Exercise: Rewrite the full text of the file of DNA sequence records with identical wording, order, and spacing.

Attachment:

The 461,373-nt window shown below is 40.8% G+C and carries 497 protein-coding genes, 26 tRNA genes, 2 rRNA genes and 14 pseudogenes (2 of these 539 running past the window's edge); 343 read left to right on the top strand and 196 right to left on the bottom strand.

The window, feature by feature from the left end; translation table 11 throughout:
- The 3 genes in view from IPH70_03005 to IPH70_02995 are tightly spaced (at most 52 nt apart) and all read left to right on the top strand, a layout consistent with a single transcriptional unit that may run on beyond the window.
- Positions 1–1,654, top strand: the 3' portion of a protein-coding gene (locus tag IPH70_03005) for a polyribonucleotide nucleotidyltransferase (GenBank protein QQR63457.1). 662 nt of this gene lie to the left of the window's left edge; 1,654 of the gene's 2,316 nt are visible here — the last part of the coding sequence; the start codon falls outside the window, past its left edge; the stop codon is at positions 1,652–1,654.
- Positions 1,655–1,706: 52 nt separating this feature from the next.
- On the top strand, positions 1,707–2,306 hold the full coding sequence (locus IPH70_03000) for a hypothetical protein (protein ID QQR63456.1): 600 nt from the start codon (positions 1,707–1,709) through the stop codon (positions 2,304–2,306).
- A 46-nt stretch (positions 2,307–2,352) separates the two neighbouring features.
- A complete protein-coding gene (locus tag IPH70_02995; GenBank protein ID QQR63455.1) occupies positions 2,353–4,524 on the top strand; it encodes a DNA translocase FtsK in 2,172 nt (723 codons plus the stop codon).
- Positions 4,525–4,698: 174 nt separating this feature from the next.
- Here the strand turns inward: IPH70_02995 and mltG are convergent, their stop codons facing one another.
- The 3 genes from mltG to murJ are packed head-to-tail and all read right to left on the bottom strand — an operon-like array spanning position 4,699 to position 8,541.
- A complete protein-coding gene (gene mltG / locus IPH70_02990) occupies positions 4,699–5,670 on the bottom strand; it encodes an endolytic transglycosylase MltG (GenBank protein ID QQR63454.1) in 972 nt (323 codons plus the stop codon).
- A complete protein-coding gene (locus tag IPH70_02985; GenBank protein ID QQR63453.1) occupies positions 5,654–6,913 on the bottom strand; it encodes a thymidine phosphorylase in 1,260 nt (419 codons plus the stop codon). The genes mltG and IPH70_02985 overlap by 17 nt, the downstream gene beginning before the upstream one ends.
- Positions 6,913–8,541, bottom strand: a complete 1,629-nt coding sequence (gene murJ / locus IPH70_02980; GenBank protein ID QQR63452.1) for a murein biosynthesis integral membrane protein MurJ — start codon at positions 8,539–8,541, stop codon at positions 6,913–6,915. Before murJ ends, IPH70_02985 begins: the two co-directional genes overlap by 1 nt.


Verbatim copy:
The 461,373-nt window shown below is 40.8% G+C and carries 497 protein-coding genes, 26 tRNA genes, 2 rRNA genes and 14 pseudogenes (2 of these 539 running past the window's edge); 343 read left to right on the top strand and 196 right to left on the bottom strand.

The window, feature by feature from the left end; translation table 11 throughout:
- The 3 genes in view from IPH70_03005 to IPH70_02995 are tightly spaced (at most 52 nt apart) and all read left to right on the top strand, a layout consistent with a single transcriptional unit that may run on beyond the window.
- Positions 1–1,654, top strand: the 3' portion of a protein-coding gene (locus tag IPH70_03005) for a polyribonucleotide nucleotidyltransferase (GenBank protein QQR63457.1). 662 nt of this gene lie to the left of the window's left edge; 1,654 of the gene's 2,316 nt are visible here — the last part of the coding sequence; the start codon falls outside the window, past its left edge; the stop codon is at positions 1,652–1,654.
- Positions 1,655–1,706: 52 nt separating this feature from the next.
- On the top strand, positions 1,707–2,306 hold the full coding sequence (locus IPH70_03000) for a hypothetical protein (protein ID QQR63456.1): 600 nt from the start codon (positions 1,707–1,709) through the stop codon (positions 2,304–2,306).
- A 46-nt stretch (positions 2,307–2,352) separates the two neighbouring features.
- A complete protein-coding gene (locus tag IPH70_02995; GenBank protein ID QQR63455.1) occupies positions 2,353–4,524 on the top strand; it encodes a DNA translocase FtsK in 2,172 nt (723 codons plus the stop codon).
- Positions 4,525–4,698: 174 nt separating this feature from the next.
- Here the strand turns inward: IPH70_02995 and mltG are convergent, their stop codons facing one another.
- The 3 genes from mltG to murJ are packed head-to-tail and all read right to left on the bottom strand — an operon-like array spanning position 4,699 to position 8,541.
- A complete protein-coding gene (gene mltG / locus IPH70_02990) occupies positions 4,699–5,670 on the bottom strand; it encodes an endolytic transglycosylase MltG (GenBank protein ID QQR63454.1) in 972 nt (323 codons plus the stop codon).
- A complete protein-coding gene (locus tag IPH70_02985; GenBank protein ID QQR63453.1) occupies positions 5,654–6,913 on the bottom strand; it encodes a thymidine phosphorylase in 1,260 nt (419 codons plus the stop codon). The genes mltG and IPH70_02985 overlap by 17 nt, the downstream gene beginning before the upstream one ends.
- Positions 6,913–8,541, bottom strand: a complete 1,629-nt coding sequence (gene murJ / locus IPH70_02980; GenBank protein ID QQR63452.1) for a murein biosynthesis integral membrane protein MurJ — start codon at positions 8,539–8,541, stop codon at positions 6,913–6,915. Before murJ ends, IPH70_02985 begins: the two co-directional genes overlap by 1 nt.